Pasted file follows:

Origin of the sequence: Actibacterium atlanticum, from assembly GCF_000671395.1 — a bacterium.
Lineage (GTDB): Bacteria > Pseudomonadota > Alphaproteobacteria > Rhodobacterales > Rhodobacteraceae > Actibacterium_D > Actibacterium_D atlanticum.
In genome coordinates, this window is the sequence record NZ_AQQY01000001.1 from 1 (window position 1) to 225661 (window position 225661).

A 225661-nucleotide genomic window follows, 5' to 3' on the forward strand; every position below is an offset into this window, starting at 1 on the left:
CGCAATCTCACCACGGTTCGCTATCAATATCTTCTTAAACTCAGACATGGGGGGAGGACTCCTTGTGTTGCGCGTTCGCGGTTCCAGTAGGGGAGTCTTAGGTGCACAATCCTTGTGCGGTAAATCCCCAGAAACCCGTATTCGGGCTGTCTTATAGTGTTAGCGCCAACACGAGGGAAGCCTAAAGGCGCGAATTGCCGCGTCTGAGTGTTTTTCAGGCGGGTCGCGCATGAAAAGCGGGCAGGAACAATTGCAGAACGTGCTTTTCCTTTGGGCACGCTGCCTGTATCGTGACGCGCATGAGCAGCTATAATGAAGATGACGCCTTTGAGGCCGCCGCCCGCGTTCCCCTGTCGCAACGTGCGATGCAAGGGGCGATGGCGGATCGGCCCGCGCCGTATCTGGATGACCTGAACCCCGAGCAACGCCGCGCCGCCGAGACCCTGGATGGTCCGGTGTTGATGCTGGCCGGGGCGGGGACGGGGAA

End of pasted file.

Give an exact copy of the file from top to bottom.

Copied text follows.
Origin of the sequence: Actibacterium atlanticum, from assembly GCF_000671395.1 — a bacterium.
Lineage (GTDB): Bacteria > Pseudomonadota > Alphaproteobacteria > Rhodobacterales > Rhodobacteraceae > Actibacterium_D > Actibacterium_D atlanticum.
In genome coordinates, this window is the sequence record NZ_AQQY01000001.1 from 1 (window position 1) to 225661 (window position 225661).

A 225661-nucleotide genomic window follows, 5' to 3' on the forward strand; every position below is an offset into this window, starting at 1 on the left:
CGCAATCTCACCACGGTTCGCTATCAATATCTTCTTAAACTCAGACATGGGGGGAGGACTCCTTGTGTTGCGCGTTCGCGGTTCCAGTAGGGGAGTCTTAGGTGCACAATCCTTGTGCGGTAAATCCCCAGAAACCCGTATTCGGGCTGTCTTATAGTGTTAGCGCCAACACGAGGGAAGCCTAAAGGCGCGAATTGCCGCGTCTGAGTGTTTTTCAGGCGGGTCGCGCATGAAAAGCGGGCAGGAACAATTGCAGAACGTGCTTTTCCTTTGGGCACGCTGCCTGTATCGTGACGCGCATGAGCAGCTATAATGAAGATGACGCCTTTGAGGCCGCCGCCCGCGTTCCCCTGTCGCAACGTGCGATGCAAGGGGCGATGGCGGATCGGCCCGCGCCGTATCTGGATGACCTGAACCCCGAGCAACGCCGCGCCGCCGAGACCCTGGATGGTCCGGTGTTGATGCTGGCCGGGGCGGGGACGGGGAA